When you get stopped by the police, it’s human nature to want to explain yourself. You may pass over the information the officer asks for, like your identification and insurance, and then start chatting to try to explain away something you think the officer has seen or smelled in your vehicle.
Before you get yourself in trouble, remember that you have no obligation to tell the police anything about you other than the basics for identification purposes. They may ask you where you’re going, what you’re doing, to see something in your vehicle or if you’ve been drinking, but you don’t have to answer.
Here are three things that you should not do if you’re stopped by the police.
1. Don’t ask why you were stopped
It’s a good rule of thumb to allow the officer to lead the conversation and only to respond when you absolutely must. If you’ve been stopped, don’t start off the conversation with, “I know why you stopped me,” “I’m sorry,” or “Why did you stop me?” Instead, allow the officer to approach and ask you if you know why. You might be surprised to find out that you were stopped for something minor, like a taillight being out, or something that puts you in danger, such as smoke coming from your vehicle. Let the officer tell you why they stopped you instead of assuming.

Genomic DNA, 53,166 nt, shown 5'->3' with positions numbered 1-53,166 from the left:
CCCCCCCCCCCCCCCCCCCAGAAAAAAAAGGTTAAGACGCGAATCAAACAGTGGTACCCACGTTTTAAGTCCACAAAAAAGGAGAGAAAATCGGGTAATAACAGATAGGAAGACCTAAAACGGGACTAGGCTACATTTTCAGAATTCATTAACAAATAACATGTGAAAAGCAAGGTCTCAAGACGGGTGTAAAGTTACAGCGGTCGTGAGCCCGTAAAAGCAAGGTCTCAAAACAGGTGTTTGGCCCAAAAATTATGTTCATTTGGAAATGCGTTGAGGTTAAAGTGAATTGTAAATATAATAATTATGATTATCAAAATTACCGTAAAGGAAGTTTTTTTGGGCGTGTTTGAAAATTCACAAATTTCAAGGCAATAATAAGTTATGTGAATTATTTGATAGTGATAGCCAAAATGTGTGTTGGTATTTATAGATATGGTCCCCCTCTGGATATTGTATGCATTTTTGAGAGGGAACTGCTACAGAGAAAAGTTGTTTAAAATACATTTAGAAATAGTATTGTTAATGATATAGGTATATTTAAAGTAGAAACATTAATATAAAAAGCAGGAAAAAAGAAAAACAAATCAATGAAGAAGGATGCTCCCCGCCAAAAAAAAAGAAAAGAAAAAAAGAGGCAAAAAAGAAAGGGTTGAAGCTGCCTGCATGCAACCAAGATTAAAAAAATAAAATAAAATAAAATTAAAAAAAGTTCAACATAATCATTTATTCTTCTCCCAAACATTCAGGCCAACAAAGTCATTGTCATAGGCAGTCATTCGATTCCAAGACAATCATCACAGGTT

2. Don’t allow them to search you or your vehicle voluntarily
It’s not a good idea to allow the officer to search you or your vehicle voluntarily. Don’t say, “Search if you want,” or “I don’t have anything to hide, so do what you want.” The reality is that you have rights, and officers usually don’t have a right to search you or your vehicle during a traffic stop without a good reason.
3. Don’t give the officer a reason to arrest you
Finally, don’t give the officer a reason to arrest you. Don’t admit to drinking or make jokes that may offend the officer. It’s in your best interests to stay silent so that you can protect yourself and avoid saying something incriminating.
These three reminders may help you avoid getting arrested. If you are, ask to have your Miranda rights read to you and then seek to speak with your attorney.